As much as we detest pain, it remains curiously indispensable. Medical science still struggles to conquer pain, yet those who feel no pain at all live in great peril. Dr. Frank Vertosick, a practicing neurosurgeon, explores this paradox, using pain as a lens to give insight into how our bodies function. C. S. Lewis called pain God's megaphone: it gets our attention and warns us of danger. Using stories of patients in pain, Dr. Vertosick explains how pain evolved and why it functions the way it does. Beginning with his own battle against severe migraines, he goes on to explain other common pain syndromes-back pain, angina, cancer pain, arthritis, childbirth, and carpal tunnel syndrome. A fine writer and empathic physician, Dr. Vertosick combines the scientific beauty of the bestselling How We Die with the superb storytelling of Oliver Sacks. He gives us a mixture of medicine, history, anthropology, drama, inspiration, and practical advice. For people in pain, as Dr. Vertosick explains so well, knowledge is often the first, and best, analgesic.
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If you've been paying attention, you've noticed by now that pain and suffering infiltrate nearly every part of life. Whether it's an executive nursing a quiet ulcer in the boardroom or a wailing child holding a skinned knee on the playground, this uniquely unpleasant signal must be important; if it weren't, we could more easily ignore it. Neurosurgeon Frank T. Vertosick Jr. explains the evolutionary, physiological, and psychological reasons for pain in Why We Hurt: The Natural History of Pain. Not a paean to despair, the book helps to ease suffering through understanding and learning just how far we've come in the short history of palliative practice. Vertosick's long experience working with sufferers of hideously intractable pain, and his own long battle with migraine, provides depth and illustrative stories that draw the reader into what might otherwise be dry medicalese.
It's heartening to see more surgeons like Dr. Vertosick coming to accept the often-strong psychological basis of pain and appropriate nonsurgical, nonpharmacologic treatments for it. Certainly, as in the case of the woman whose trigeminal nerve was eroded by a circulatory tangle, cutting and suturing have their appropriate place. And the author found several years ago that simple acetaminophen was all he needed to stave off his headaches. His gentle explanations and usually uplifting stories help us prepare for our own episodes of suffering. Though it might seem like small comfort, learning Why We Hurt can be as powerful as the strongest narcotic, with no side effects. --Rob LightnerFrom the Back Cover:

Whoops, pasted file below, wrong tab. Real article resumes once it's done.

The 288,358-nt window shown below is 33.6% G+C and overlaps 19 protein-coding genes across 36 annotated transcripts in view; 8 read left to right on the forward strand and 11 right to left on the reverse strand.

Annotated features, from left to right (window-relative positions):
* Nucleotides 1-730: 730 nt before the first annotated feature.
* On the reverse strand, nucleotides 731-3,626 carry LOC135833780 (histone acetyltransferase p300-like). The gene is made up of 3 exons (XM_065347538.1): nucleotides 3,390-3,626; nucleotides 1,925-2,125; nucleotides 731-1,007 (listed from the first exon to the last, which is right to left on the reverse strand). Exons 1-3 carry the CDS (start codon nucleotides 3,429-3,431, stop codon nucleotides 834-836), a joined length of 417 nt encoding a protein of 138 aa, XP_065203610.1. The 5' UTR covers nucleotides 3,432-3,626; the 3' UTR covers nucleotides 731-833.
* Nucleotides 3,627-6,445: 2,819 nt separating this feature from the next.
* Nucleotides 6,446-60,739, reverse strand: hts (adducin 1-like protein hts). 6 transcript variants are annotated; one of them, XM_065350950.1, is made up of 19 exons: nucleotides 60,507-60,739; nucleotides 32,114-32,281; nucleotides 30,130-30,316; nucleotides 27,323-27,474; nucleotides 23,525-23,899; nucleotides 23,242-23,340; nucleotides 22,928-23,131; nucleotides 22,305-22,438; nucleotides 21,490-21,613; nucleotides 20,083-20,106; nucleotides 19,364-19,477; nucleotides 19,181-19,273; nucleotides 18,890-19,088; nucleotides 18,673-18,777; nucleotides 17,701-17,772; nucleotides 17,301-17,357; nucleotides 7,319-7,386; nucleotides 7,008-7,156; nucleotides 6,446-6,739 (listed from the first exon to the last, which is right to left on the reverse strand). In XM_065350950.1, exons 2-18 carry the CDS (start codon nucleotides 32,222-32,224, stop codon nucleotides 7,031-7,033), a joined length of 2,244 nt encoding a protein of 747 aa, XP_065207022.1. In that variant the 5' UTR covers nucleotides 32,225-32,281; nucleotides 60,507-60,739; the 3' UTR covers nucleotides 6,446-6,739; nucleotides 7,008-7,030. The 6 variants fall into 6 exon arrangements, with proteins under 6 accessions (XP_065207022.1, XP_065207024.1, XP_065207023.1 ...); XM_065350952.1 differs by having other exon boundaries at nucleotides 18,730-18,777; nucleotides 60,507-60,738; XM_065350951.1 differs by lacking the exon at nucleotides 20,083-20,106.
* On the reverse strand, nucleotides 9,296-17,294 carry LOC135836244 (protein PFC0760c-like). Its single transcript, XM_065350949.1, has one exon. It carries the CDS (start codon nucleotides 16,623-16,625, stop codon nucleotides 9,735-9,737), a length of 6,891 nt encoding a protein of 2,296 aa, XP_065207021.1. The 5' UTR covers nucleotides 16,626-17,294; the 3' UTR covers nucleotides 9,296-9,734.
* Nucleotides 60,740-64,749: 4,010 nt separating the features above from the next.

"Fascinating insight into the greatest mystery of all: what it means to be human."—The Seattle Times
Although medical science has made brilliant progress over the last century, we have yet to conquer, or even fully comprehend, pain. And as much as we fear pain, it remains curiously indispensable. A skilled writer and a compassionate physician, Dr. Frank Vertosick explores this paradox in Why We Hurt, an expertly researched and movingly told study of pain. By sharing case studies of his patients and numerous cultural and medical anecdotes, Vertosick explains the biological nature of pain, its psychological toll, and the myriad strategies we have devised to combat it. From childbirth to angina, arthritis to carpal tunnel syndrome, he puts a human face on suffering and "transmutes the lugubrious subject of pain into a provocative and edifying treatise that tightly engages the reader" (The New York Times Book Review).
"[Vertosick] tells personal anecdotes about his own migraines and crafts stories of emergency room horrors with a deft sense of suspense and timing. [He] is writing for a wide audience, and at least in part for chronic-pain sufferers he ends with an inspirational flourish of advice."—Chicago Tribune
"Fascinating . . . Falls squarely in the territory of Oliver Sacks."—Newsday
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Book Description Houghton Mifflin Harcourt, 2000. Hardcover. Book Condition: New. Never used!. Bookseller Inventory # P110151003777
Book Description Houghton Mifflin Harcourt. Hardcover. Book Condition: New. 0151003777 New Condition. Bookseller Inventory # NEW7.0031928